[EDITORIALS]Will Japan stay in denial?President Roh Moo-hyun will meet with Japan’s new Prime Minister Shinzo Abe soon after the Chuseok holidays. Both Koreans and Japanese hope that Mr. Abe’s appointment as prime minister can help thaw the recent frosty relations between the two countries. Considering the level of economic as well as the social and cultural exchange between Korea and Japan, it is highly undesirable that the leaders of the two countries continue to boycott meeting each other.
Prime Minister Abe referred to Korea and China as “extremely important neighboring countries” in a speech at the Japanese Parliament last Friday and emphasized the importance of honest and open talks oriented toward the future. His words are seen as part of Japan’s efforts to patch things up with Korea and China. We welcome Mr. Abe’s determination to set things right with Seoul and Beijing. However, several of the policies that the new prime minister has endorsed in the past could cast a negative influence on Japan’s relations with Korea and China. Concerning the issue of the Yasukuni Shrine, where 14 World War II war criminals are enshrined, Mr. Abe last visited the shrine as recently as April and has yet to announce whether he will continue to visit it now that he is the prime minister. Nevertheless, his call for a future-oriented talk with Korea should not be dismissed.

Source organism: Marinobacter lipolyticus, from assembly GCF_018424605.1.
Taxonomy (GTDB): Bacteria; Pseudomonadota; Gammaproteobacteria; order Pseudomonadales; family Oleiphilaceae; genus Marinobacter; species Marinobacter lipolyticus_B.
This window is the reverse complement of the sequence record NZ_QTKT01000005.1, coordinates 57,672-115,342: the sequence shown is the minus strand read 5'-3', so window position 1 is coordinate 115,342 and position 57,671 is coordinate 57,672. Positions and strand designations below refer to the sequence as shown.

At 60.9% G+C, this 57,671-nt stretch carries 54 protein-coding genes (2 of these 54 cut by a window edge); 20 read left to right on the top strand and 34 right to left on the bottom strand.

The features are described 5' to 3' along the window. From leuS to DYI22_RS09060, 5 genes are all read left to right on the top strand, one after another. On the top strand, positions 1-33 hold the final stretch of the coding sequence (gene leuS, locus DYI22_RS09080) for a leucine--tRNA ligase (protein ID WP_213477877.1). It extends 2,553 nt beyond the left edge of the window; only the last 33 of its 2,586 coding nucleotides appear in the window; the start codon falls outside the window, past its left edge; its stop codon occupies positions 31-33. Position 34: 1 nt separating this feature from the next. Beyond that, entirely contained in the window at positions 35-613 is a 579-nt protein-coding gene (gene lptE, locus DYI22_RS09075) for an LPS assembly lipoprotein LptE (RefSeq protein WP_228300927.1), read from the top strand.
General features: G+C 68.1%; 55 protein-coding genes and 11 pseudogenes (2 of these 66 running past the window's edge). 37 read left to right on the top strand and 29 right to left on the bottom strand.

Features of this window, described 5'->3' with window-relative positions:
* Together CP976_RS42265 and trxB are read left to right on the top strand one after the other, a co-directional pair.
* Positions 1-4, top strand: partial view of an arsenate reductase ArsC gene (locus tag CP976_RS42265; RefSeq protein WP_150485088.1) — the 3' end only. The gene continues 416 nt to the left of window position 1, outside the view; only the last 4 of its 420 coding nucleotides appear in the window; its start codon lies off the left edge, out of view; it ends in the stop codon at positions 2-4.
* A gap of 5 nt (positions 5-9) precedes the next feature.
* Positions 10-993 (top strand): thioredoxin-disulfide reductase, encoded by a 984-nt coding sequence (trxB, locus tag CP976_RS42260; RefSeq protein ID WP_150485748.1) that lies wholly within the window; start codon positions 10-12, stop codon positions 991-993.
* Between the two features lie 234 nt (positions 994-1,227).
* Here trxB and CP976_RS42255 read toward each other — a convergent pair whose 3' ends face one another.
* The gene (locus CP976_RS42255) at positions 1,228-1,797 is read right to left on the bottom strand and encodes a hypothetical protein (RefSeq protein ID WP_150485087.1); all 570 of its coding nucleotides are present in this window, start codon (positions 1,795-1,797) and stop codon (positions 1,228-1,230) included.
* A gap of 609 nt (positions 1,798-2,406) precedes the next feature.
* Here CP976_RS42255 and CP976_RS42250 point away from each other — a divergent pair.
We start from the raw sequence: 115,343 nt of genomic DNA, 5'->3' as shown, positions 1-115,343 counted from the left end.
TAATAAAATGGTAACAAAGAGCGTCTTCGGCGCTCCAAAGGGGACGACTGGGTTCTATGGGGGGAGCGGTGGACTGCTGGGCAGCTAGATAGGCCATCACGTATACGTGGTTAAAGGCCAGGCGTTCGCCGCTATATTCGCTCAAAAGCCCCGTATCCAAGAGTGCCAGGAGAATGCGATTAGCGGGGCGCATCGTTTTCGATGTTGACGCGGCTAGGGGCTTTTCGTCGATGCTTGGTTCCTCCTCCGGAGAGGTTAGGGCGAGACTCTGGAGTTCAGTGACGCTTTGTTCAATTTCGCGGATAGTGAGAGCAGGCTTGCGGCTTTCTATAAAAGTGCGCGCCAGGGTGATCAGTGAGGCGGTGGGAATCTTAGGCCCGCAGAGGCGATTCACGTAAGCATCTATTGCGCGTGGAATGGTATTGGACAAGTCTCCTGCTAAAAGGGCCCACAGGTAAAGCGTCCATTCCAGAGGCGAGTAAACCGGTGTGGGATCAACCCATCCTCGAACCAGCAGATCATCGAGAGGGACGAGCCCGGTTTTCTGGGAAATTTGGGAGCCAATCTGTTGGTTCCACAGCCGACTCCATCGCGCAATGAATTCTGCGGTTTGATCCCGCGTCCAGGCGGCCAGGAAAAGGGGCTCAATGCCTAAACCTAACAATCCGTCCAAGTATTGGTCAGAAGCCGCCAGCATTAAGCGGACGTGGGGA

Korea-Japan relations have on several occasions suffered from the reckless behavior of certain right-wing politicians in Japan who do not acknowledge the wrongs of Japan’s invasion of its neighboring countries in the last century. The former Prime Minister Junichiro Koizumi’s latest visit to Yasukuni Shrine was a great setback to bilateral relations. There is a clear reason Asian countries, including Korea and China, are wary of Japan’s denial of its past war crimes and its military rightist movement. The denial or justification of Japan’s invasions in the past by certain Japanese rightist groups could ultimately lead to the repetition of a militarily aggressive Japan. Of course, it is unlikely that Japan would again become an invader country after the changes that it has gone through in the past half-century. However, the activities of the rightist groups and political leaders in Japan are doing nothing to alleviate the fear of Asian people that Japan could turn rightist again.
We hope that the “beautiful Japan” Prime Minister Abe aims to build is an honest and fair Japan that is able to build its relations with its neighboring countries based on reciprocity and equality rather than force.